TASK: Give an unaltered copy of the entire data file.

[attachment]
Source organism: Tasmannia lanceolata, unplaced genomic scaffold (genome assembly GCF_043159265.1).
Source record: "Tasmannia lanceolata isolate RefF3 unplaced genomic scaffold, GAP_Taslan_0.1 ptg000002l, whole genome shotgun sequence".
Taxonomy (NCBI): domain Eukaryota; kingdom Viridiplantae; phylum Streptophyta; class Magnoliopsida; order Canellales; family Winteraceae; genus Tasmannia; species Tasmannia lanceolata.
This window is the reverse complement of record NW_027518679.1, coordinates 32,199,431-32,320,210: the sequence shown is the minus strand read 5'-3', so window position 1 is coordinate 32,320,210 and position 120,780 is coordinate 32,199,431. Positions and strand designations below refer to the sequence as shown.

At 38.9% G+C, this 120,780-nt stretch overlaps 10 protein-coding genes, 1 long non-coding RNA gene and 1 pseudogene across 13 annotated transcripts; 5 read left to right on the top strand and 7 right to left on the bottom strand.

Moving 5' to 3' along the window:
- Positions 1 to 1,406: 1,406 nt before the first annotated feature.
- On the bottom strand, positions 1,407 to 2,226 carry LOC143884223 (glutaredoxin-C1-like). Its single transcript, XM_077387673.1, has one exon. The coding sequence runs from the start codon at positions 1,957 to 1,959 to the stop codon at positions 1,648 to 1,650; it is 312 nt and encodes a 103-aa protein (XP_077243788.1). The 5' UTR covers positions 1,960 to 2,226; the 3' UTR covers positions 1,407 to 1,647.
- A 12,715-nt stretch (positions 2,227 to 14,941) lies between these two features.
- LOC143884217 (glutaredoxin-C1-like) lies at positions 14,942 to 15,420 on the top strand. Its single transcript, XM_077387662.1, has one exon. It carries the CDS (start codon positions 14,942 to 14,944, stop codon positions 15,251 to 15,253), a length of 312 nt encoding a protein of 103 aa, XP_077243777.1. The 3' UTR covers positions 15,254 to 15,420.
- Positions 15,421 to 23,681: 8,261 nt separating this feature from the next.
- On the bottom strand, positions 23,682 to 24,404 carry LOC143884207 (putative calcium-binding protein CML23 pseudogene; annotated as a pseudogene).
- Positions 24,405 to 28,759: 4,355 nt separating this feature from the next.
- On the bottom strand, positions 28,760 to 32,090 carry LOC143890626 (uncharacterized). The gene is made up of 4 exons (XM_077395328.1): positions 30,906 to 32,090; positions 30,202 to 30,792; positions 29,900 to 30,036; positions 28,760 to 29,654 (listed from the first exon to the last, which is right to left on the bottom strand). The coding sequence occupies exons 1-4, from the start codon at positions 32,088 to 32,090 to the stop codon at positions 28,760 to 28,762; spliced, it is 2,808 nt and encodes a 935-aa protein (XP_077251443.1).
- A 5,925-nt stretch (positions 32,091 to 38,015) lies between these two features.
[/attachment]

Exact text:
Source organism: Tasmannia lanceolata, unplaced genomic scaffold (genome assembly GCF_043159265.1).
Source record: "Tasmannia lanceolata isolate RefF3 unplaced genomic scaffold, GAP_Taslan_0.1 ptg000002l, whole genome shotgun sequence".
Taxonomy (NCBI): domain Eukaryota; kingdom Viridiplantae; phylum Streptophyta; class Magnoliopsida; order Canellales; family Winteraceae; genus Tasmannia; species Tasmannia lanceolata.
This window is the reverse complement of record NW_027518679.1, coordinates 32,199,431-32,320,210: the sequence shown is the minus strand read 5'-3', so window position 1 is coordinate 32,320,210 and position 120,780 is coordinate 32,199,431. Positions and strand designations below refer to the sequence as shown.

At 38.9% G+C, this 120,780-nt stretch overlaps 10 protein-coding genes, 1 long non-coding RNA gene and 1 pseudogene across 13 annotated transcripts; 5 read left to right on the top strand and 7 right to left on the bottom strand.

Moving 5' to 3' along the window:
- Positions 1 to 1,406: 1,406 nt before the first annotated feature.
- On the bottom strand, positions 1,407 to 2,226 carry LOC143884223 (glutaredoxin-C1-like). Its single transcript, XM_077387673.1, has one exon. The coding sequence runs from the start codon at positions 1,957 to 1,959 to the stop codon at positions 1,648 to 1,650; it is 312 nt and encodes a 103-aa protein (XP_077243788.1). The 5' UTR covers positions 1,960 to 2,226; the 3' UTR covers positions 1,407 to 1,647.
- A 12,715-nt stretch (positions 2,227 to 14,941) lies between these two features.
- LOC143884217 (glutaredoxin-C1-like) lies at positions 14,942 to 15,420 on the top strand. Its single transcript, XM_077387662.1, has one exon. It carries the CDS (start codon positions 14,942 to 14,944, stop codon positions 15,251 to 15,253), a length of 312 nt encoding a protein of 103 aa, XP_077243777.1. The 3' UTR covers positions 15,254 to 15,420.
- Positions 15,421 to 23,681: 8,261 nt separating this feature from the next.
- On the bottom strand, positions 23,682 to 24,404 carry LOC143884207 (putative calcium-binding protein CML23 pseudogene; annotated as a pseudogene).
- Positions 24,405 to 28,759: 4,355 nt separating this feature from the next.
- On the bottom strand, positions 28,760 to 32,090 carry LOC143890626 (uncharacterized). The gene is made up of 4 exons (XM_077395328.1): positions 30,906 to 32,090; positions 30,202 to 30,792; positions 29,900 to 30,036; positions 28,760 to 29,654 (listed from the first exon to the last, which is right to left on the bottom strand). The coding sequence occupies exons 1-4, from the start codon at positions 32,088 to 32,090 to the stop codon at positions 28,760 to 28,762; spliced, it is 2,808 nt and encodes a 935-aa protein (XP_077251443.1).
- A 5,925-nt stretch (positions 32,091 to 38,015) lies between these two features.